"...it takes a strong minded human to appreciate a strong- minded dog!" (Mary Webber)
"If a dog jumps in your lap, it is because he is fond of you; but if a cat does the same thing, it is because your lap is warmer." (Alfred North Whitehead)
Most dog owners have experienced (or seen) yards where there are numerous "hidden gifts" from the resident dog. You could be heading out for a bit of gardening, about to mow the lawn, or ready to bask outside -- only to see (and hopefully not step in!) one of these reminders of dog ownership.
The good news is that you can train your dog to use only a specific area of the yard to do his business. And you can pick an area that's not going to be out in plain view!
The key is consistency. When it's time for your dog to take a bathroom break, physically take him out to the area where you want him to go. Encourage him with a verbal command, and use this command every time you take him out. Praise him when he does his business. Now repeat the whole process again when it's time for his next bathroom break.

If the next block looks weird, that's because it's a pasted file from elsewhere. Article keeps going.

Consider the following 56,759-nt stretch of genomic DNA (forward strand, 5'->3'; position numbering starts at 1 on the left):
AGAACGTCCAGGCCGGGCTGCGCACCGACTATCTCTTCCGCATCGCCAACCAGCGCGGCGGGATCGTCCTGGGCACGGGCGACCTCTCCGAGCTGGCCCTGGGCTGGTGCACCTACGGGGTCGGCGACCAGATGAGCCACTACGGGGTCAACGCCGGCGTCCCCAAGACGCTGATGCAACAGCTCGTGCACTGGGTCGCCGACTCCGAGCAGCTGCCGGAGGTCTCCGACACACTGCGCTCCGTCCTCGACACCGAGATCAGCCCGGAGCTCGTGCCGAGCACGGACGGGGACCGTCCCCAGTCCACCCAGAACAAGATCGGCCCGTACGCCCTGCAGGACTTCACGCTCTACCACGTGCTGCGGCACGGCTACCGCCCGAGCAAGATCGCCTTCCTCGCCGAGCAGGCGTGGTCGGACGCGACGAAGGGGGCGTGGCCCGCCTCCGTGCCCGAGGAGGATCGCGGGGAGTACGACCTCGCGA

If your dog is reluctant to use the designated area, try to make it more appealing by adding a shrub, a pole, or other item that your dog may like.
Eventually you should be able to direct your dog to his "bathroom area" without physically taking him there. Your goal is to get him to go there automatically - keeping most of your yard "mess-free", and making clean-up much easier!
"This is a piture of our Alapaha Blue Blood Bull Dog. His name is Arlo. He is a very rare breed, it took a year before we got him. He is a Brown Merle with blue eyes, which makes him even rarer. We just love him so much and would like to post his pic so we can show him off."
- Sherry & Rich Winkup
"I can't help but show off my darling Bernese Mountain Dog, Musti, to all the readers of The PET FRIENDLY Canada Newsletter. Here she is having her afternoon rest on her favorite place on our king size bed. Only size good enough for her!"
- Greetings from Montreal, Hanna
Sometimes it can't be helped: people have to travel long distances, whether it's across the country or overseas, and they can't do it by car. In fact, many people, relocating to new cities, have written pleading for help on how to transport their beloved pets.
The Independent Pet and Animal Transportation Association (IPATA) offers information on "professional pet shippers", who will transport pets locally, nationally, or worldwide. Their website provides tips on what you need to know prior to talking to a pet shipper, as well as a (free) searchable list of pet shippers worldwide. You can find their website at www.ipata.com.